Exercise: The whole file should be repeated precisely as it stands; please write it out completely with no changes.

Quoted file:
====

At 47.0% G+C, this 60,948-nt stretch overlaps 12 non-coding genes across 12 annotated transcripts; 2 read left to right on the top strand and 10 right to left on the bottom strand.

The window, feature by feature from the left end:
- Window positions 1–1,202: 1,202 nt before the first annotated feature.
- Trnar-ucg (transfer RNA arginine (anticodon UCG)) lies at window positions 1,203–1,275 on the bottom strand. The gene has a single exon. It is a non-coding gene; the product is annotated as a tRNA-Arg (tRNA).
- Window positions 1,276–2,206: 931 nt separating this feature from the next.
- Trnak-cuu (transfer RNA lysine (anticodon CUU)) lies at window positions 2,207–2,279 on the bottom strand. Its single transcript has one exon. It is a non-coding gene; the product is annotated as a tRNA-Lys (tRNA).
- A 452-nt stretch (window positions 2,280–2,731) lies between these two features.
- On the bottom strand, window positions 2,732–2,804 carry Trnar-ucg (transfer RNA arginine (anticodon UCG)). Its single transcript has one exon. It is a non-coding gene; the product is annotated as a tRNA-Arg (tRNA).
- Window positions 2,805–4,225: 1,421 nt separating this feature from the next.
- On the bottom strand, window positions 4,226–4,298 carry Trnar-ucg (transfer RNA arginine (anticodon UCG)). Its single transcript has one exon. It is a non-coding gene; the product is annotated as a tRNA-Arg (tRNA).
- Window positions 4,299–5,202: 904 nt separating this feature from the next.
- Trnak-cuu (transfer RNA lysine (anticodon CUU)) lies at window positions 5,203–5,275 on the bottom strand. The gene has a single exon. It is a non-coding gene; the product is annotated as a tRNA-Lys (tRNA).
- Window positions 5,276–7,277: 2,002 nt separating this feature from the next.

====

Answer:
At 47.0% G+C, this 60,948-nt stretch overlaps 12 non-coding genes across 12 annotated transcripts; 2 read left to right on the top strand and 10 right to left on the bottom strand.

The window, feature by feature from the left end:
- Window positions 1–1,202: 1,202 nt before the first annotated feature.
- Trnar-ucg (transfer RNA arginine (anticodon UCG)) lies at window positions 1,203–1,275 on the bottom strand. The gene has a single exon. It is a non-coding gene; the product is annotated as a tRNA-Arg (tRNA).
- Window positions 1,276–2,206: 931 nt separating this feature from the next.
- Trnak-cuu (transfer RNA lysine (anticodon CUU)) lies at window positions 2,207–2,279 on the bottom strand. Its single transcript has one exon. It is a non-coding gene; the product is annotated as a tRNA-Lys (tRNA).
- A 452-nt stretch (window positions 2,280–2,731) lies between these two features.
- On the bottom strand, window positions 2,732–2,804 carry Trnar-ucg (transfer RNA arginine (anticodon UCG)). Its single transcript has one exon. It is a non-coding gene; the product is annotated as a tRNA-Arg (tRNA).
- Window positions 2,805–4,225: 1,421 nt separating this feature from the next.
- On the bottom strand, window positions 4,226–4,298 carry Trnar-ucg (transfer RNA arginine (anticodon UCG)). Its single transcript has one exon. It is a non-coding gene; the product is annotated as a tRNA-Arg (tRNA).
- Window positions 4,299–5,202: 904 nt separating this feature from the next.
- Trnak-cuu (transfer RNA lysine (anticodon CUU)) lies at window positions 5,203–5,275 on the bottom strand. The gene has a single exon. It is a non-coding gene; the product is annotated as a tRNA-Lys (tRNA).
- Window positions 5,276–7,277: 2,002 nt separating this feature from the next.